Depositions in California

Depositions in California

Depositions in California

When a party or non-party witness is questioned orally under oath it is called a deposition. Those who are facilitating the questions are called “deposition officers”. Depositions are valuable because it is considered a sworn written testimony that can be used as admissible evidence during trial. Dispositions also offer the opportunity for an attorney to see how a party might conduct themselves in court.

A proper deposition notice is required when you compel a party for deposition testimony. For a non-party, a deposition subpoena must be issued.

Documents are crucial to winning a case. Legal counsels will often request documents from both parties and non-parties. In order to request documents from a party, all specific items should be listed in the deposition notice. For non-parties, documents need to be specified in the subpoena. This process is to make the deposition more transparent and efficient: documents are attached to the deposition transcript as exhibits for court.

Any party to an action can depose anyone: party or non-party. A party sometimes subjects oneself to a deposition. For non-parties, deposition is the only discovery method available.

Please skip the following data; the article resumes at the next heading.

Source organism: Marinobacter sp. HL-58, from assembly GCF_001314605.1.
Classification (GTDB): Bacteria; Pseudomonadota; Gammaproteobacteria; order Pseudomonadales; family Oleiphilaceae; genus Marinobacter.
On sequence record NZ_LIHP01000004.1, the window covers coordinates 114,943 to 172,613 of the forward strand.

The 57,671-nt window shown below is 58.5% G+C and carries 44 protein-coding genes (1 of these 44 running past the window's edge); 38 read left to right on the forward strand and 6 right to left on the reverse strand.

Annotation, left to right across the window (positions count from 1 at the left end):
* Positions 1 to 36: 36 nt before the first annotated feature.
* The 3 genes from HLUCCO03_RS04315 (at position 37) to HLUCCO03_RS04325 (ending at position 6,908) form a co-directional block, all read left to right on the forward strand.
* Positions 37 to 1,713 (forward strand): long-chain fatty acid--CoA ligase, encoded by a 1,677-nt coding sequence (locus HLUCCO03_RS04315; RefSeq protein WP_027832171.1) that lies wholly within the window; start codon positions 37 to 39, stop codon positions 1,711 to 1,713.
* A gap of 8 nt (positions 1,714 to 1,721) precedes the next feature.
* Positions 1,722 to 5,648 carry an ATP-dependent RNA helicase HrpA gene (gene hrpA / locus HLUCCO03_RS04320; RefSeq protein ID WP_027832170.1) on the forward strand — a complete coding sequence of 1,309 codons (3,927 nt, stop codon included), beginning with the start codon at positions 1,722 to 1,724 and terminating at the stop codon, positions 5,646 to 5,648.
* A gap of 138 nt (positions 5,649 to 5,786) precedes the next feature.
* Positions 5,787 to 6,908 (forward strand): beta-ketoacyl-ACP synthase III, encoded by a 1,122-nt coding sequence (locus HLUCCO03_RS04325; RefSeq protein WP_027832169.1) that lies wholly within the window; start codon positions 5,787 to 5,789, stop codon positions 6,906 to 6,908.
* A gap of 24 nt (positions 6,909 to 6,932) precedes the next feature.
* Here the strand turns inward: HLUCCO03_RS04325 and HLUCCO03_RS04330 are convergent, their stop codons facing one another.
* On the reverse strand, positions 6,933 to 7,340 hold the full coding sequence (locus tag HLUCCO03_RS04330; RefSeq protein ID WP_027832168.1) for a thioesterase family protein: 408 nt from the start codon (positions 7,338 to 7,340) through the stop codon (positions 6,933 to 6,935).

Timing of Depositions

Defendant: Interrogations often precede depositions. A defendant will most likely not have enough information about the case to prepare for a proper deposition, thus they wait till after a plaintiff.

Plaintiff: Plaintiffs have to wait 20 days after the service of summons or an appearance in action by the defendant before they serve a notice of deposition.

Where do Depositions Take Place?

Commonly, dispositions are taken at noticing attorney’s offices. However, it is smart to accommodate the other party to avoid frivolous litigation.

Advantages of Depositions

Depositions allow you to explore evidence. Some evidence could be inadmissible during trial. For example, hearsay. Hearing someone recount and answer questions could lead to the obtaining of new information. A disposition allows an attorney to get the scope of a party’s knowledge OR anticipated testimony in advance of a trail. Ultimately, this could save time spent in the courtroom.

 

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